The simultaneous PAL transmission of all TV-picture elements and the multiplexed transmission of the TV picture elements with D2-MAC.
A preview of actual D2-MAC signal. From left to right: digital data, chrominance and luminance with teletext packets between fields.
D2-Mac processing on a Philips satellite receiver from 1990

D2-MAC is a satellite television transmission standard, a member of Multiplexed Analogue Components family.[1][2] It was created to solve D-MAC's bandwidth usage by further reducing it, allowing usage of the system on cable and satellite broadcast.[3][4] It could carry four high quality (15 kHz bandwidth) sound channels[5] or eight lower quality audio channels.[6] It was adopted by Scandinavian, German and French satellite broadcasts (CNBC Europe, TV3 (Sweden), TV3 (Denmark), EuroSport, NRK 1, TV-Sat 2, TDF 1, TDF 2, etc).[7][8][4][9][10][11] The system was used until July 2006 in Scandinavia and until the mid-1990s for German and French sound channels.

Technical details

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MAC transmits luminance and chrominance data separately in time rather than separately in frequency (as other analog television formats do, such as composite video).

History and politics

MAC was developed by the UK's Independent Broadcasting Authority (IBA) and in 1982 was adopted as the transmission format for the UK's forthcoming direct broadcast satellite (DBS) television services (eventually provided by British Satellite Broadcasting).[12][13] The following year MAC was adopted by the European Broadcasting Union (EBU) as the standard for all DBS.[14]

By 1986, despite there being two standards, D-MAC and D2-MAC, favoured by different countries in Europe, an EU Directive imposed MAC on the national DBS broadcasters, to provide a stepping stone from analogue PAL and SECAM formats to the eventual high definition and digital television of the future, with European TV manufacturers in a privileged position to provide the equipment required.

However, the Astra satellite system was also starting up at this time (the first satellite, Astra 1A was launched in 1989) and that operated outside of the EU's MAC requirements, due to being a non-DBS satellite.[15][16] Despite further pressure from the EU (including a further Directive originally intended to make MAC provision compulsory in TV sets, and a subsidy to broadcasters to use the MAC format), most broadcasters outside Scandinavia preferred the lower cost of PAL transmission and receiving equipment.[17]

In the 2000s, the use of D-MAC and D2-MAC ceased when the satellite broadcasts of the channels concerned changed to DVB-S format.[18]

See also


  1. ^ Government of Canada, Public Works and Government Services Canada (8 October 2009). "D2-MAC [1 record] - TERMIUM Plus® — Search - TERMIUM Plus®".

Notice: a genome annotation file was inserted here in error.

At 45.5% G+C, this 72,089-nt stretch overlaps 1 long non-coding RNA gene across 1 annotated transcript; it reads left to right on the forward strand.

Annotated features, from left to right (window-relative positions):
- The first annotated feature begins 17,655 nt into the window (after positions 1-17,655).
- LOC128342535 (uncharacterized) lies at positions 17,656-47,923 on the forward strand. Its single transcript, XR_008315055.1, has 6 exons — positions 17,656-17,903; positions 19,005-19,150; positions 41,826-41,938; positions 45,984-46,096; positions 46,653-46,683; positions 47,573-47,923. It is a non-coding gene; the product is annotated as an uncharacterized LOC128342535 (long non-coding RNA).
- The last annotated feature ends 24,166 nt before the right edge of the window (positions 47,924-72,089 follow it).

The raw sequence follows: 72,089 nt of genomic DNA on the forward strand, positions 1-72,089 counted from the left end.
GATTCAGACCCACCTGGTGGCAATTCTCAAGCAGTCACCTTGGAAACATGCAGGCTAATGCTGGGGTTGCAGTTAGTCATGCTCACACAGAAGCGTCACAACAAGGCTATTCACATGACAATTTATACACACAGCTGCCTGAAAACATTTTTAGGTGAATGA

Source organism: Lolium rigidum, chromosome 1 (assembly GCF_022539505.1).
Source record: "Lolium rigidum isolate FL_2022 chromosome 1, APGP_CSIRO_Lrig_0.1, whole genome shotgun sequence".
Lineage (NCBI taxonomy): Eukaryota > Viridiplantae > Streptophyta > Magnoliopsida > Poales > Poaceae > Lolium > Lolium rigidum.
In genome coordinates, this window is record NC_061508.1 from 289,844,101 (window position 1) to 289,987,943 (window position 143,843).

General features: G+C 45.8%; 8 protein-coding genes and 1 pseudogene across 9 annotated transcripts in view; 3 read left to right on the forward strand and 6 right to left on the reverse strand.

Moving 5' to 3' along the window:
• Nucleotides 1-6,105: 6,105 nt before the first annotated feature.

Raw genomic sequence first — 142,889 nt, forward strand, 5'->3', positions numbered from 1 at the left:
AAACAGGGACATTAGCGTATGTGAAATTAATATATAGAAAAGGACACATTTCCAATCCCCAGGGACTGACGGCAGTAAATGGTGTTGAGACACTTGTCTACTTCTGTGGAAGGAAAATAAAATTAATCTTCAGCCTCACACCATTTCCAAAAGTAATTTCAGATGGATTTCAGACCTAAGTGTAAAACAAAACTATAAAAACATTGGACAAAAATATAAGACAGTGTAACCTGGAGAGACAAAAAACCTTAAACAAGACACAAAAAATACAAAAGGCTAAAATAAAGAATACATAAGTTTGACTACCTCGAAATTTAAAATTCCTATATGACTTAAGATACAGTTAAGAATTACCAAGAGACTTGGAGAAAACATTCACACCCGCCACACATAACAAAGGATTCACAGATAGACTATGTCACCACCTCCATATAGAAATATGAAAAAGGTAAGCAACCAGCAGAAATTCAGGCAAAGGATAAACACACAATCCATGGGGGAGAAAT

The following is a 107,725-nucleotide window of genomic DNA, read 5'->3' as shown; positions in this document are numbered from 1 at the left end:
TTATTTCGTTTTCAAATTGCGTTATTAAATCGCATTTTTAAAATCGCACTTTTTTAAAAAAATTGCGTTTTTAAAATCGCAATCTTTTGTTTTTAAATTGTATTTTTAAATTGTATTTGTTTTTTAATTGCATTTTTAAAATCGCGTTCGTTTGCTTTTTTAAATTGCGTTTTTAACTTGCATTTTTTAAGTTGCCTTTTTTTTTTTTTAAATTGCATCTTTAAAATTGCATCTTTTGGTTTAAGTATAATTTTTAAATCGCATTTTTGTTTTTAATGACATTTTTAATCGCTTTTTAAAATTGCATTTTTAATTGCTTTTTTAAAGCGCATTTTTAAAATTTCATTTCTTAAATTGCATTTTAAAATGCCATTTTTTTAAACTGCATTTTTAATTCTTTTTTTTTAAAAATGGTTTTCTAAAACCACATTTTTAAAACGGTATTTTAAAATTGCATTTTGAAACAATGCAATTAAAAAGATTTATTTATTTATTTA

2. ^ "Glossary and acronyms". Europe's Information Society. 2006-02-09. Archived from the original on 2006-02-09. Retrieved 2023-03-19.
  3. ^ Buiting, J. (1990). "Introduction to Duobinary Encoding and Decoding" (PDF). Elektor Electronics. January 1990: 50–52.
  4. ^ a b fu, mali (1989-09-01). "D2-Mac ist kein Luxus-Whopper". Die Tageszeitung: taz (in German). p. 20. ISSN 0931-9085. Retrieved 2023-03-19.
  5. ^ RECOMMENDATION ITU-R BO.650-2 - Standards for conventional television systems for satellite broadcasting in the channels defined by Appendix 30 of the Radio Regulations (PDF). ITU. 1992. p. 5.
  6. ^ Buiting, J. (1990). "Introduction to Duobinary Encoding and Decoding" (PDF). Elektor Electronics. January 1990: 50–52.
  7. ^ "NORDIC SATELLITES : 5E - 1W". 1998. Retrieved 2023-03-19.
  8. ^ "THE NORDEN SAT-TV FREQUENCIES". SAT-CODEZ. 1997. Retrieved 2023-03-19.
  9. ^ Vulser, Nicole; Marti, Régis (December 16, 1991). "TVHD: l'Allemagne tentée de lâcher la France sur le D2 MAC". Les Echos.
  10. ^ "Fast ein Geschenk". Der Spiegel (in German). 1990-10-28. ISSN 2195-1349. Retrieved 2023-03-19.
  11. ^ Fox, Barry (July 7, 1990). "Technology: Europe's high-definition TV catches the match". New Scientist.
  12. ^ Robson, T.S. (19 September 1982). "Why IBA says MAC for Europe". Electronics and Power. 28 (9): 578–580. doi:10.1049/ep.1982.0302 – via IEEE Xplore.
  13. ^ J.N., Slater (1991). Modern Television Systems : To HDTV and Beyond (PDF). p. 60. ISBN 0-203-26370-7.
  14. ^ Mertens, Henri; Wood, David (1 February 1986). "Standards proposed by the EBU for satellite broadcasting and cable distribution". Journal of the Institution of Electronic and Radio Engineers. 56 (2): 53–61. doi:10.1049/jiere.1986.0020 – via
  15. ^ Kleinsteuber, Hans (2016-11-02). "New Media Technologies in Europe: the Politics of Satellite, HDTV and DAB". Irish Communication Review. 5 (1). doi:10.21427/D7FB12. ISSN 0791-0010.
  16. ^ Krieger, Jörn; Forrester, Chris (2011), Forrester, Chris (ed.), "07 Astra Cracks the German Market", High Above: The untold story of Astra, Europe's leading satellite company, Berlin, Heidelberg: Springer, pp. 100–107, doi:10.1007/978-3-642-12009-1_7, ISBN 978-3-642-12009-1, retrieved 2023-03-19
  17. ^ Pauchon, B. (1992). "Analogue HDTV In Europe - What are the key issues with analogue HDTV/EDTV systems ?" (PDF). EBU Technical Review. Autumn 1992: 7.
  18. ^ High Above Broadgate Publications (April, 2010).